As a result of my interactions with the Communist Party of Malta activists, I also had the opportunity to meet a number of DPRK citizens who were working in the local construction industry. I also met some who were working in a Korean restaurant in Bugibba. A handful of DPRK citizens were also working inside a Korean fusion restaurant in Gzira. 

     Apart from meeting several individuals from the DPRK in Malta, I was also invited to attend the 100th birthday celebrations of Kim Il Sung in the DPRK itself. This happened in 2012. I travelled to and from Pyongyang via China. 

     During my time in the DPRK, I was treated very well. There was always a great deal of good food to eat and the hotel room was large as well as comfortable. I could write a whole article concerning the days I spent in the DPRK, but that would go beyond the scope of this blog post. It is, however, possible to state that it is true that I could not leave the hotel on my own. It is also true that the foreigners who attended these celebrations were exposed to whatever the authorities wanted us to see.

     Over time, my interactions with the Communist Party of Malta activists decreased. I found some of their attitudes to be way too rigid. Furthermore, there was such a shocking degree of disorganisation that no real projects could be carried out successfully. I also found it very difficult to digest certain concepts such as the dictatorship of the proletariat. The visceral hatred towards various wealthy individuals exhibited by a number of communist supporters both locally and worldwide made me uncomfortable since I did not feel capable of such destructive emotions. 

     In March 2013, I voted for the Labour Party. I was truly happy when the latter won a landslide victory against the Nationalist Party. Having said this, as a communist person, I always kept having several reservations about Dr Joseph Muscat's pro-business approach to politics. Indeed, I formed part of a group of 26 leftist individuals who signed a letter that was sent to Dr Muscat to express our collective disagreement concerning various issues (I wrote a separate blog post about the meeting that I then had with the Prime Minister together with some of the other signatories in December 2014).

     Fast-forward to 2016. By that time, I no longer had any contact with the Communist Party of Malta activists. I came to agree with Tony Blair who once said that "There is an arrogance and self-righteousness about many of the groups on the far left which is deeply unattractive to the ordinary would be-member...There's too much mixing only with people [with] whom they agree." 

     My perceptions concerning life in the DPRK had also changed quite dramatically. I felt that the provision of certain essential items by the government should not be a reason to justify the terrible control that the authorities showed vis-a-vis the country's inhabitants. I found it ridiculous to note that in the 21st century, millions of citizens in the DPRK were not allowed to use the Internet and/or to communicate freely with other people around the world. I also stopped trying to fool myself that all the negative things being stated about the DPRK were merely the fruits of capitalist propaganda.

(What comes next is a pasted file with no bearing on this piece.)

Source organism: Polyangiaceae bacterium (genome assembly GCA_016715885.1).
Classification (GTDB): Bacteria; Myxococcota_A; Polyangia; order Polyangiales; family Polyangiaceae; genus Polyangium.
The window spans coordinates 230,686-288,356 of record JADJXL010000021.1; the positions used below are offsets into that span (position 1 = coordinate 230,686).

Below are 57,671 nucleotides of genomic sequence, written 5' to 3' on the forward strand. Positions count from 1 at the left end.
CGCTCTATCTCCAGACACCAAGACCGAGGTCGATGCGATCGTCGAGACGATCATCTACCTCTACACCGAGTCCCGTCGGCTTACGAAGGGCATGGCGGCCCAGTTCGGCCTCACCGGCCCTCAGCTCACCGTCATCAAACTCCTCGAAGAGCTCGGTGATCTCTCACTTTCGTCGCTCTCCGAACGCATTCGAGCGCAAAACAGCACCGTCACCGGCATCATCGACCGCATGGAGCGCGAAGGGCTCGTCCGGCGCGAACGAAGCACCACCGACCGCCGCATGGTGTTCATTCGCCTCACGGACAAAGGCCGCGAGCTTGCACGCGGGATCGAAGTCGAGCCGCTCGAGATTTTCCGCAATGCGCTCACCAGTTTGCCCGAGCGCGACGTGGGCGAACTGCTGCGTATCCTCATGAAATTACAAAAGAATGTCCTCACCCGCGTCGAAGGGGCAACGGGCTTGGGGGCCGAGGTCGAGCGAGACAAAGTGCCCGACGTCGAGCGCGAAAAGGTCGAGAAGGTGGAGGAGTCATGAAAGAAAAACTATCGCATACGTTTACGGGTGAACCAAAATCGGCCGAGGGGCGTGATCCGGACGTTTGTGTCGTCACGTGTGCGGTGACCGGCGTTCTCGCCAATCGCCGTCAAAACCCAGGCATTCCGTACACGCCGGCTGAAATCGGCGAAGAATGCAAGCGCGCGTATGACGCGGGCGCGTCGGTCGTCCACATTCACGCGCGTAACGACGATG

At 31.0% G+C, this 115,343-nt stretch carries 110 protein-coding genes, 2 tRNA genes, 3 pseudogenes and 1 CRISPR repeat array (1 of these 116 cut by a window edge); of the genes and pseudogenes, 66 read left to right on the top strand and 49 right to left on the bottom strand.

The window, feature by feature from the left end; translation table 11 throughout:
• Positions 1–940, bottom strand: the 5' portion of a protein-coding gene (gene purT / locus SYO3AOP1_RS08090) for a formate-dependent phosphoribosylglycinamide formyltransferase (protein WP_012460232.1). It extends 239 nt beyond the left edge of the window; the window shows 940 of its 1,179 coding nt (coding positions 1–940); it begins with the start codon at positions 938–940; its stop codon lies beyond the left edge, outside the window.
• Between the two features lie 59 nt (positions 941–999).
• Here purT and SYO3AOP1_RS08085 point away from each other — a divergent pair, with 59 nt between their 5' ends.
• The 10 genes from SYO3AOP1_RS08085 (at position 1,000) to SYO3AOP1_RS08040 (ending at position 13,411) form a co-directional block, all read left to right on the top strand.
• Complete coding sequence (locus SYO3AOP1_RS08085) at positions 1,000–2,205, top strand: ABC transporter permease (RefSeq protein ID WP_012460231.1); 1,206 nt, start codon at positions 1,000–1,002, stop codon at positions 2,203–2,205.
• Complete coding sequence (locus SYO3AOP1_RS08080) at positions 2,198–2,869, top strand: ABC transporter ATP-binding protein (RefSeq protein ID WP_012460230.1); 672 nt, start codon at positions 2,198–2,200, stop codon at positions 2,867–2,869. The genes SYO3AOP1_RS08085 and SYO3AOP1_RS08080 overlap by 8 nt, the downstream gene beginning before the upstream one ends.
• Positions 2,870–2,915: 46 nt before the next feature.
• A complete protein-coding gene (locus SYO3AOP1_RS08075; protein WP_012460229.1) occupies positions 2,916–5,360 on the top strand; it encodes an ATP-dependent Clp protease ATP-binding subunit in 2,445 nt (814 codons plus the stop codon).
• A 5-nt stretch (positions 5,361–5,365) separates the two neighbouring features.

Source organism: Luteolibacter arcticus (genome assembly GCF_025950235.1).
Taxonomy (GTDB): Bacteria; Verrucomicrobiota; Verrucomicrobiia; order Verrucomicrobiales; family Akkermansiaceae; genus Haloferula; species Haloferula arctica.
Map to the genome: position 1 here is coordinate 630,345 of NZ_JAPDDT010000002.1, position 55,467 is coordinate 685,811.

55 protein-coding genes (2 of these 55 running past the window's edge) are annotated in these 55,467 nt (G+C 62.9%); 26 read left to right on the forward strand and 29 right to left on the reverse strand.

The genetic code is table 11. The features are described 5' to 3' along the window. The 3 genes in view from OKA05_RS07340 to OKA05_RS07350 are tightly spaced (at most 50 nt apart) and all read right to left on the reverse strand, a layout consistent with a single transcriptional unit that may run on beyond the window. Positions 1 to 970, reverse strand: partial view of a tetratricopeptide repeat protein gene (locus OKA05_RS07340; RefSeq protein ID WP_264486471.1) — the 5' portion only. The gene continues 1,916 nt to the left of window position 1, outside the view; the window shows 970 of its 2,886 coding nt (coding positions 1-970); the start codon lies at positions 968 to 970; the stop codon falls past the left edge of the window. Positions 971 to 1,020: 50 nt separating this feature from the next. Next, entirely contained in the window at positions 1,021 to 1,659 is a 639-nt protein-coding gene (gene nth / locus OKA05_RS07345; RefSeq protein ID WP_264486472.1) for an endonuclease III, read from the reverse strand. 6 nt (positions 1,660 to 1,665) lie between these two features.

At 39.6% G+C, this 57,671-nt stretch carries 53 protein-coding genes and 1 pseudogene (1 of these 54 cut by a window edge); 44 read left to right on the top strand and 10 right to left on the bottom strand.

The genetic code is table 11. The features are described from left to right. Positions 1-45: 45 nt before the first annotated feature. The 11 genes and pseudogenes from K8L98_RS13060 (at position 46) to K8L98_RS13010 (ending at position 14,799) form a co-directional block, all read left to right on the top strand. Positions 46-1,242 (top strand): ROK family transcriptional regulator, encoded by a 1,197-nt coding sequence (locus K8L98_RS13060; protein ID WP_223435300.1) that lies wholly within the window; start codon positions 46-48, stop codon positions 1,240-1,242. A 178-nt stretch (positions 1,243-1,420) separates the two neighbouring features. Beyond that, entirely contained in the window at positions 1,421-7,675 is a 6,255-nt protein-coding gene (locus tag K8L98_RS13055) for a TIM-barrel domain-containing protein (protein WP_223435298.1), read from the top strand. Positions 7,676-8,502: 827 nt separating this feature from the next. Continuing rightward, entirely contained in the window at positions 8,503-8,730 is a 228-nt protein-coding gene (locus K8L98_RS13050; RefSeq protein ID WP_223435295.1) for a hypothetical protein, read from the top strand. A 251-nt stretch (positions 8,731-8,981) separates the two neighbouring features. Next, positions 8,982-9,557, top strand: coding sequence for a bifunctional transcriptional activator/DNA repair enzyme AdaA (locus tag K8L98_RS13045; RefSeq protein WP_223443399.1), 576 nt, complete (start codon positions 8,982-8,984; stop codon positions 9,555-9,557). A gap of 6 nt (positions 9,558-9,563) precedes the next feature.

For the first time in many years, I also stopped to think about the importance of individual freedom. I realised that wherever and whenever socialist governments have ruled, there was practically always an emphasis on having a relatively strong State which limited or controlled several freedoms enjoyed by the individual citizen. As I learned more about the experience of the Soviet Union and about those countries that declared themselves socialist, I was appalled to witness the gargantuan efforts exercised by numerous States to try to force all people to behave and think in a specific way. Furthermore, it became clear to me that since one person is so different from another, even the concepts relating to the ideal socialist citizen varied from place to place. During the 20th century, several governments came to ideological blows with one another simply because they could not agree on which country adopted the "purest" version of socialism. I considered such battles to be fairly silly since a country's preferred socialist model was frequently a reflection of the leader's belief system. Once the leader had been deposed or passed away, countless changes would be introduced.

     I eventually realised that when talking about capitalism, it is impossible to talk about just one model. Indeed, it is perfectly possible to discuss several capitalist models. And each one has its costs as well as benefits. Consequently, when some people recite various statements against capitalism, I am tempted to ask them: which version of capitalism are you talking about?

     Capitalism - like any other economic model - is surely not perfect. One could write pages about its flaws. Having said this, capitalism allows citizens to enjoy a degree of freedom that cannot exist in a truly socialist society. In a capitalist society, the average citizen can aspire to engaging in various economic activities that would not be possible in a socialist country. Moreover, capitalist models encourage people to think freely and not to waste time trying to get everyone to behave in a rigid as well as limited way.